On the 10th day, I went to see Mr. Son to take the offer. “Mr. Kitao, how much money should I pay you? I’ve learned a lot about you from various people from Nomura, and I’ve heard you are seen as one of the candidates for its president.” I told him, “If I’m joining your company as managing director and CFO, it will be fine for you to set my compensation at the same level as other managing directors.” Well, my compensation as a result fell below that of a department head at Nomura, but, basically, I have no attachment to money.
BM: What drives you if not money?
YK: Nothing is more important than working for the benefit of society and people. If you do something that benefits society that will eventually benefit you. Take regional revitalization as an example. Mr. Shinzo Abe [Japan’s prime minister from 2012 to 2020] went so far as to say that there would be no Japanese revival without vibrant regional economies. I decided I should do what I could to contribute to that cause and worked on revitalizing them. That’s resulted in a sharp increase in the number of financial companies that use our services, which has become a large source of profit.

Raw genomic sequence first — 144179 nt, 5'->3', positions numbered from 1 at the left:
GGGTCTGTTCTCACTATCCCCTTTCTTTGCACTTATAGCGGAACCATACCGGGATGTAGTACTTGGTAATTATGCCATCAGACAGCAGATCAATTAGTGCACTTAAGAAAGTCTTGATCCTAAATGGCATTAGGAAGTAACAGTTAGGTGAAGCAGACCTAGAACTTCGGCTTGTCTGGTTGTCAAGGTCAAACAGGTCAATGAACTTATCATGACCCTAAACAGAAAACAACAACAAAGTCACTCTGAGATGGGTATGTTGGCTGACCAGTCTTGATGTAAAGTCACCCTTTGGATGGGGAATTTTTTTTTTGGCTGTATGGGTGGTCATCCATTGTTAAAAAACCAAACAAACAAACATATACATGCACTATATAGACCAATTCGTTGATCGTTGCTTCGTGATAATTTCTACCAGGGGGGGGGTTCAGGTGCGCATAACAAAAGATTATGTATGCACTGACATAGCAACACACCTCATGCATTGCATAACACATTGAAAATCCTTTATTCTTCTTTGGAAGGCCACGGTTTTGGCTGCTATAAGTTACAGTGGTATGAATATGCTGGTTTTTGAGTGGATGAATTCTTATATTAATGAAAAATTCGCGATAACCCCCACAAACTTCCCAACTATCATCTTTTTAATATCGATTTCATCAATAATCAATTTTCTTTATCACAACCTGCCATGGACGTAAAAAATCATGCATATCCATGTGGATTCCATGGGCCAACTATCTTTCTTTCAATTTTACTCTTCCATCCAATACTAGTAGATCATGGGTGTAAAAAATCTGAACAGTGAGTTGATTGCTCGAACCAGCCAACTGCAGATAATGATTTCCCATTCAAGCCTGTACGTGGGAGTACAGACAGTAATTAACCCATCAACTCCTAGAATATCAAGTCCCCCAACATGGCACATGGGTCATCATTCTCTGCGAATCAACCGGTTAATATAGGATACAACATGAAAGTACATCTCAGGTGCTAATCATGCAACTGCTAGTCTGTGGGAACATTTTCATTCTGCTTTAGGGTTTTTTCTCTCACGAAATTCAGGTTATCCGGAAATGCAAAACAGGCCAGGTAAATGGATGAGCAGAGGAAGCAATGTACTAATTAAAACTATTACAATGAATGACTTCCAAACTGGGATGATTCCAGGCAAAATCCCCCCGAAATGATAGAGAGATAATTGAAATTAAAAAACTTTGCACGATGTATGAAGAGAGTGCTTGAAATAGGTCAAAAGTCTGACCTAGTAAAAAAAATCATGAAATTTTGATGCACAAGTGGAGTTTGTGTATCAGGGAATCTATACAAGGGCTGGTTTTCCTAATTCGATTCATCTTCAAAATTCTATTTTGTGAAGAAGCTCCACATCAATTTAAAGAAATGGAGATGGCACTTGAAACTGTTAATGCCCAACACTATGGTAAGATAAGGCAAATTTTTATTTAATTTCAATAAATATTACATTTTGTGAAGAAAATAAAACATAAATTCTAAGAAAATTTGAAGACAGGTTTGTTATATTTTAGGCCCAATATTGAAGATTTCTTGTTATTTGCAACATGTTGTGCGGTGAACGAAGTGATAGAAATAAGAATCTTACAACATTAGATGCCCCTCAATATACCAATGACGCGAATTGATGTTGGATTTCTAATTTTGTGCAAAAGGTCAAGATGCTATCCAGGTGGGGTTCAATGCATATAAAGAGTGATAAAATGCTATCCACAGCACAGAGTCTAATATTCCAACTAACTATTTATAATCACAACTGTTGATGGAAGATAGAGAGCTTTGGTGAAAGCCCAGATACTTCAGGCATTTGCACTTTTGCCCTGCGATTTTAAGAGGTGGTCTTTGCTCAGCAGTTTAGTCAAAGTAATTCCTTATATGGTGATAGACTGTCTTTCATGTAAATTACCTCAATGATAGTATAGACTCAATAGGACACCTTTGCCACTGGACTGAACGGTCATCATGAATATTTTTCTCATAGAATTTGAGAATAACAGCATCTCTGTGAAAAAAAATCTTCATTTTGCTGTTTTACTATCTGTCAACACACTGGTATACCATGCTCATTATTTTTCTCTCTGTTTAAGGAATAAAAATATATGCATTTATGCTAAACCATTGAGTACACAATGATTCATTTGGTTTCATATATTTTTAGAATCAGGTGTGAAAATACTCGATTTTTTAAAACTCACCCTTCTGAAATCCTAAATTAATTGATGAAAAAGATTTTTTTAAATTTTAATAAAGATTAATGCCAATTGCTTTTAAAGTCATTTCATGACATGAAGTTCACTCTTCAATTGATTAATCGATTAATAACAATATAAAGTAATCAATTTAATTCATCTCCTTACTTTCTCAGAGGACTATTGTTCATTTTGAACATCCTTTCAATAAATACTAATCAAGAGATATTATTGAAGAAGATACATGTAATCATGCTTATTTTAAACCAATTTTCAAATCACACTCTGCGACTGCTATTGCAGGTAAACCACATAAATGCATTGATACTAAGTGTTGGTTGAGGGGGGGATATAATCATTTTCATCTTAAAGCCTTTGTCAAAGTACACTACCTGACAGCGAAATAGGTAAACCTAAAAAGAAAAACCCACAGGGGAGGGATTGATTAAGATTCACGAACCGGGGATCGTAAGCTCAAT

BM: How are you trying to revitalize regional economies?
YK: I felt, while looking at Japan’s financial industry, that I ought to change regional financial institutions. Mr. Yoshihide Suga [Japan’s prime minister from 2020 to October 2021] has argued that Japan has too many banks. In the meantime, the government is calling on regional banks to lend to regional industries. The question, however, is whether local industries can really survive. The population is shrinking, and owners of many companies are struggling to find successors. You could face trouble if you lend them money. The Bank of Japan is offering regional lenders special interest rates, and the government is providing money again, but I don’t think we should be doing those kinds of things.
BM: What do you think of banks that haven’t paid back bailout funds?